A new exhibit at the Frazier History Museum not only makes England’s Rose and her immense influence accessible to the Bluegrass State, but it also gives an in-depth look at how – and why – the Princess of Wales continues to touch lives around the world.
“Diana: A Celebration,” which will be on display at the museum through Jan. 13, 2013, contains gripping photos, video and family mementoes capturing various moments of her life and death. Among those on display is footage of her funeral procession, which broadcast in more than 60 countries and was witnessed by an estimated 2.5 billion people on Sept. 6, 1997.
Fifteen years later, Diana’s life continues to inspire public appeal and commemoration. Her family, the Spencers, developed “Diana: A Celebration,” presented by Arts & Exhibitions International (AEI), in 2003 and has loaned the gallery to the Frazier Museum, the 15th venue to host the exhibit.
“(The Frazier Museum) had a staff member who had seen it at a previous venue and came back from the personal trip and said, ‘Wow, this is something we should probably look into,’ knowing strategically, at the time, we wanted to get bigger, blockbuster exhibitions – bigger both physically and bigger in its ability to pull larger crowds,” said Krista Snider, director of public relations and marketing at the Frazier History Museum.
The museum agreed to rent the exhibit from AEI after receiving permission from the Spencer family, who has the final say on which venues are able to present the exhibition.
On Sept. 15, the Frazier Museum opened “Diana: A Celebration” to the public. From the entrance of the 7,500 square foot exhibition to the last of the 150 personal pieces of Diana’s, including dazzling diamond tiaras, brooches and rings, portraits, rare home movies, letters and her fashionable attire, Diana’s enchanting personality and royal lifestyle from childhood to death is revealed.
On Wednesday, Sept. 12, Graeme Murton and Nick Grossmark, the only two individuals permitted to touch Diana’s nearly two-pound silk, ivory wedding gown, uncrated the hermetically sealed dress in front of local media as the two prepped to install the garment, its incredible 25-foot-train, diamond jewelry, parasol and shoes, as well as a bridesmaid dress, in their new temporary location inside a fiber-optic lit case regulated for humidity.
“In Althorp, where the exhibition is in London, we don’t have space to show the actual full train out, so I think people, when it does travel, are very, very lucky because they actually see the full length of the train,” said Murton, an art handler for the Althorp Estate in England, the Spencer Family’s 500-year-old ancestral home, where “Diana: A Celebration” is on display every summer.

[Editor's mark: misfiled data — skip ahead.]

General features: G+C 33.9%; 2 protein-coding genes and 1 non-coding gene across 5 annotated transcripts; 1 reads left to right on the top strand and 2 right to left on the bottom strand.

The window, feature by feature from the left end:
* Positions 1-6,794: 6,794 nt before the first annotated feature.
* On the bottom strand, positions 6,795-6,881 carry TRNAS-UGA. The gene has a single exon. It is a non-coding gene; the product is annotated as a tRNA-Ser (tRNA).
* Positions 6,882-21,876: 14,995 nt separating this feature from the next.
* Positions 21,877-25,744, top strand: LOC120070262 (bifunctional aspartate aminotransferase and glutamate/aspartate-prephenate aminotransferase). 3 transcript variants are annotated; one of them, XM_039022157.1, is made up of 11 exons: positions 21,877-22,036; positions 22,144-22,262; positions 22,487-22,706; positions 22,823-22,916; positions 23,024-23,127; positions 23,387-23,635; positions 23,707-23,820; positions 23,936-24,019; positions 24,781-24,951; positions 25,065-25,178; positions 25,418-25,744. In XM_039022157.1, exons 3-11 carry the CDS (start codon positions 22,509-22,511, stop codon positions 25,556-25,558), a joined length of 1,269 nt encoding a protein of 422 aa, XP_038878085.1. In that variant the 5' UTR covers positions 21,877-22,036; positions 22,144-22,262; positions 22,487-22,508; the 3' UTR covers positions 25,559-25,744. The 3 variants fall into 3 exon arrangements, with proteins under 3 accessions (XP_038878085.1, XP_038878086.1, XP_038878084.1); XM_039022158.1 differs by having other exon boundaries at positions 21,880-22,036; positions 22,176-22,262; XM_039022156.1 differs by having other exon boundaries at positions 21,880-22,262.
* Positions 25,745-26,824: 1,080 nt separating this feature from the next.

The dress and train were handmade over the course of four months by David and Elizabeth Emanuel, a young design team at the time of Diana’s wedding, seen by an estimated 1.5 billion people on television in 1981. The gown’s price tag was a mere $1,900 dollars, which included the cost of the bridesmaids’ dresses, and was purchased by Diana’s mother. The tiara she wore was a Spencer family heirloom.
Along with the wedding gown, 28 of Diana’s brilliant ensembles are on display, accompanied by photos of her sporting the garments, often with notable figures at her side. An entire section of the exhibition is also devoted to the several charities and causes she supported, such as awareness for AIDS, landmine victims and the homeless. A portion of the proceeds generated to the Althorp Estate from the exhibition will benefit some of these charitable causes, including the Diana, Princess of Wales Memorial Fund.
“(The exhibit) actually tells a very, very interesting story from her childhood … to her unfortunate demise,” said Murton. “But I think it’s so interesting because people, I think they know Princess Diana but they don’t know how much work she did behind the scenes. Which this exhibition actually does show. The charity work was unfounded, and she actually worked in charities that people wouldn’t want to get involved in. And did this not only publicly, she did this privately. … That’s why I think, (the title) ‘Diana the Princess of Hearts’ really did come through.”
For tickets to “Diana: A Celebration,” call 888.71.842.5387. Admission, which is optional and includes entry to the Frazier Museum permanent galleries, is $21.50 for adults (ages 15 to 59); $19.50 for seniors (60+) and $10 for children (4 to 14); children 3 and under are free. Advance tickets are recommended. Online and phone service fees apply. Special rates for museum members and groups are available. During “Diana: A Celebration,” museum operating hours are Monday through Saturday, 9 a.m. to 5 p.m. and Sunday 10 a.m. to 5 p.m., with extended hours on Wednesday until 8 p.m.
The museum is hosting a series of Princess Tea parties and a Girls Night Out event during the run of the exhibition. For more information, visit www.fraziermuseum.org.
Photos by CHRIS HUMPHREYS | The Voice-Tribune
Category: Cover Stories
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Ashley spends half her time writing stories at The Voice-Tribune office and half her time out on the town conducting interviews, while occasionally dressing in wild outfits to fully immerse herself in the experience (aka Princess Leia at Comic Con). Ashley is a huge UofL fan and loves the Yankees and the Boston Celtics (she is fully aware of the irony). She hopes to one day outshine Erin Andrews on ESPN and enjoys running, Bardstown Road/Fourth Street, Breaking Bad and reality TV (she’s not ashamed to admit that).